NEW YORK (TheStreet) -- Janet Yellen isn't the first Federal Reserve chair to make a highly scrutinized statement about stock values. Famed Fed Chair Alan Greenspan proclaimed the stock market over-valued because of "irrational exuberance" in 1996. Yellen's "quite high" remark this week in conversation with IMF Managing Director Christine Lagarde doesn't rise to the level of Greenspan's eloquence but is being similarly parsed.
The question is, why? Why is the Chair of the Board of Governors of the Federal Reserve System making comments about the condition of markets?
To be fair, Yellen has made several other statements about the condition of the stock market, it's just that the remarks made yesterday seem to be stronger than the ones made before.
Furthermore, it seems as if central banks have accepted the fact that they need to guide the market a little more. This is the whole reason behind the idea of forward guidance as a policy tool, where the central bank actually produces its expectations about the future course of the economy, prices and interest rates. What's the difference between predicting interest rates or predicting whether or not the stock market might be over valued?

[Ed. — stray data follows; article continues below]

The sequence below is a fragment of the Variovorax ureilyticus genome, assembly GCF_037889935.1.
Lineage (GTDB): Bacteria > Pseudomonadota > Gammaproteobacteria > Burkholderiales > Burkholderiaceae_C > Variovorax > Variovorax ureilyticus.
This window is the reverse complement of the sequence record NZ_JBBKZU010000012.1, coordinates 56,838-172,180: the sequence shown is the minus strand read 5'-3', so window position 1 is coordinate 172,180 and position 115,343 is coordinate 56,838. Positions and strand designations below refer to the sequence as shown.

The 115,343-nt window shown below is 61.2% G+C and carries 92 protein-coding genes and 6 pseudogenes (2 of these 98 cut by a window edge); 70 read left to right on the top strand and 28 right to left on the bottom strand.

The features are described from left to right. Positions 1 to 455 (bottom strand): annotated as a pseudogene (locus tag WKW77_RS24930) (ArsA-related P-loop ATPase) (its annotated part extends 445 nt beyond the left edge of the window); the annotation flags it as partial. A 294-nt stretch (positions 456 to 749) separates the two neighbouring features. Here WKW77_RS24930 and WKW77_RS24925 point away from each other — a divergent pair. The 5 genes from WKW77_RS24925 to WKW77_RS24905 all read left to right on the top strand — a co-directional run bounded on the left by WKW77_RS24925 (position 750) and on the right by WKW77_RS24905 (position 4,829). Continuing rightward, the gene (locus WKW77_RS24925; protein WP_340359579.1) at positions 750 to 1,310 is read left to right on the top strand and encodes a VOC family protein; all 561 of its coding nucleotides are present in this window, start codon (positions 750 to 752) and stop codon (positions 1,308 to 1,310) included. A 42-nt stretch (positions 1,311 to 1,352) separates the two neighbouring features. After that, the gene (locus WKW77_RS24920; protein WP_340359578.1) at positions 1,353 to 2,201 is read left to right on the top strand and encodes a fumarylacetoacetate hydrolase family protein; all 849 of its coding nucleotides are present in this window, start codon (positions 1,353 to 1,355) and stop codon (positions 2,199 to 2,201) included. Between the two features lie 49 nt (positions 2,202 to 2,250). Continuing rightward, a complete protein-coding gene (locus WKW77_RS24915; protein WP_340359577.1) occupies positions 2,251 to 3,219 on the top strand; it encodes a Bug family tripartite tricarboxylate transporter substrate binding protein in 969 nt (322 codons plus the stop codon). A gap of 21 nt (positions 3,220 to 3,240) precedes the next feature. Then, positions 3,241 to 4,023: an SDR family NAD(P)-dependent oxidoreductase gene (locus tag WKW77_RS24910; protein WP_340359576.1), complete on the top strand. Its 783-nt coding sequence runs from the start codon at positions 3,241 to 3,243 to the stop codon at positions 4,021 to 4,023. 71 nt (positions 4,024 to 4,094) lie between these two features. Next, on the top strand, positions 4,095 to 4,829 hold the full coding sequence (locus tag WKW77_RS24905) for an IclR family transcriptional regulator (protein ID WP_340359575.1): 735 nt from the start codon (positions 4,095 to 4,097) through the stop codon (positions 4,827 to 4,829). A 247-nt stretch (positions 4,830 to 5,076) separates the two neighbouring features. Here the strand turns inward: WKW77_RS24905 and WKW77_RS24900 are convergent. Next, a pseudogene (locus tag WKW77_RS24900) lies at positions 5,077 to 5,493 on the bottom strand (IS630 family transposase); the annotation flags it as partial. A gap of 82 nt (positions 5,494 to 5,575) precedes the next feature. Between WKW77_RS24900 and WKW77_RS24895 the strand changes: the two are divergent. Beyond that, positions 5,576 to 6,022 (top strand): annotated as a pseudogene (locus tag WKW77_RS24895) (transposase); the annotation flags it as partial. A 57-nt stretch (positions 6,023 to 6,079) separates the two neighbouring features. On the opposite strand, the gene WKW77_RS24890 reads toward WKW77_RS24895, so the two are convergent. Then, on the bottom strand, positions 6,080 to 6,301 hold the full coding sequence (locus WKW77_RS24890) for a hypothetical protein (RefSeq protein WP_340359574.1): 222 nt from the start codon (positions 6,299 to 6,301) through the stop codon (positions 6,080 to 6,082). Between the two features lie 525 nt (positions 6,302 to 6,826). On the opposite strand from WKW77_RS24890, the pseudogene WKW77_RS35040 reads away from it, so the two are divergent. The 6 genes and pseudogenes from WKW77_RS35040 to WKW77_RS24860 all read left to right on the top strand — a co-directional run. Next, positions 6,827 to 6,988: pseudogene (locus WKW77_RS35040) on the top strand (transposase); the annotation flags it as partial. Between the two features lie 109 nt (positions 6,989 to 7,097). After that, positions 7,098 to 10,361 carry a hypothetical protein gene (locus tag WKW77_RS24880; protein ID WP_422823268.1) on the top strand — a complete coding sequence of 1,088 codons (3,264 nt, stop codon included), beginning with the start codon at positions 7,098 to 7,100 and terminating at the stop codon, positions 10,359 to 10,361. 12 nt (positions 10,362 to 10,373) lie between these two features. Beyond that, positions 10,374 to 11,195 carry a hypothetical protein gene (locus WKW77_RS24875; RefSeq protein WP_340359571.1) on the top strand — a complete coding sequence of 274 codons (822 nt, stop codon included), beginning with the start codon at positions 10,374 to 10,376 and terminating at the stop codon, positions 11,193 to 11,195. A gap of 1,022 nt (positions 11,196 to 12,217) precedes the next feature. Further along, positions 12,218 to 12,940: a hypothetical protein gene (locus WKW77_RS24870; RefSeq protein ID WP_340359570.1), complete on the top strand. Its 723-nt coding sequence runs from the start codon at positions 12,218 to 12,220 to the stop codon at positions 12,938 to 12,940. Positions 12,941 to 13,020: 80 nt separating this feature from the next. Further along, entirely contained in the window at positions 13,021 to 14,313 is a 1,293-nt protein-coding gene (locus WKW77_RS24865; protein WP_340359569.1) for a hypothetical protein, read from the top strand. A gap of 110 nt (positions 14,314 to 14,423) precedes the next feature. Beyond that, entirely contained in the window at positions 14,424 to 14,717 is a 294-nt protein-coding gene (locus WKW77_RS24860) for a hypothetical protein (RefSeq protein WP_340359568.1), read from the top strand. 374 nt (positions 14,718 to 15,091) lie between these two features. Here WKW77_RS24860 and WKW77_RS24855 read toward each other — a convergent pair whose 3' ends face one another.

The difference is that making statements like Yellen did yesterday or releasing information on expectations about future interest rates or real GDP causes there to be greater volatility in financial markets. When the central bank makes statements about the future, it creates expectations. These expectations are so important because the Fed can seriously impact financial markets through its actions. If these expectations are broken or if the Fed changes its policies, then market participants must scramble around to find out what the new expectations could be. Uncertainty dominates the market, and uncertainty results in volatility.